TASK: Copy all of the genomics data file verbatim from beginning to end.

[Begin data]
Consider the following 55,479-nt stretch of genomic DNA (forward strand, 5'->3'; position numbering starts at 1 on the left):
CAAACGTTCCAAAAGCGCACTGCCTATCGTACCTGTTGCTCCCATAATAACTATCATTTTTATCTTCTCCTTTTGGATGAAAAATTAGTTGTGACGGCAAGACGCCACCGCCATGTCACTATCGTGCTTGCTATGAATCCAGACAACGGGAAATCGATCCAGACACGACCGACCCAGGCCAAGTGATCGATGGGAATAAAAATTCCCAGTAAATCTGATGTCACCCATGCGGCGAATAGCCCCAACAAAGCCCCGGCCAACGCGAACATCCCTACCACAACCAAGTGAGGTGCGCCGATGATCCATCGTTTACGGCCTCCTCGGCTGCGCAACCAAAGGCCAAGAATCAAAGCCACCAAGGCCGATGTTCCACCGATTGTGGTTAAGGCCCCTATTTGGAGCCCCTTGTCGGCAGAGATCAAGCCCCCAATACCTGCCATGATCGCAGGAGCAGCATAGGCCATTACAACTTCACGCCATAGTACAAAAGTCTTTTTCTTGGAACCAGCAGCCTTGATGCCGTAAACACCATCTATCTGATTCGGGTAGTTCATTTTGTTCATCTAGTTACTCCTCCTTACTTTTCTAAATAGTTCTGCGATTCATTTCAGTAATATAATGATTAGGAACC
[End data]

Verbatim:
Consider the following 55,479-nt stretch of genomic DNA (forward strand, 5'->3'; position numbering starts at 1 on the left):
CAAACGTTCCAAAAGCGCACTGCCTATCGTACCTGTTGCTCCCATAATAACTATCATTTTTATCTTCTCCTTTTGGATGAAAAATTAGTTGTGACGGCAAGACGCCACCGCCATGTCACTATCGTGCTTGCTATGAATCCAGACAACGGGAAATCGATCCAGACACGACCGACCCAGGCCAAGTGATCGATGGGAATAAAAATTCCCAGTAAATCTGATGTCACCCATGCGGCGAATAGCCCCAACAAAGCCCCGGCCAACGCGAACATCCCTACCACAACCAAGTGAGGTGCGCCGATGATCCATCGTTTACGGCCTCCTCGGCTGCGCAACCAAAGGCCAAGAATCAAAGCCACCAAGGCCGATGTTCCACCGATTGTGGTTAAGGCCCCTATTTGGAGCCCCTTGTCGGCAGAGATCAAGCCCCCAATACCTGCCATGATCGCAGGAGCAGCATAGGCCATTACAACTTCACGCCATAGTACAAAAGTCTTTTTCTTGGAACCAGCAGCCTTGATGCCGTAAACACCATCTATCTGATTCGGGTAGTTCATTTTGTTCATCTAGTTACTCCTCCTTACTTTTCTAAATAGTTCTGCGATTCATTTCAGTAATATAATGATTAGGAACC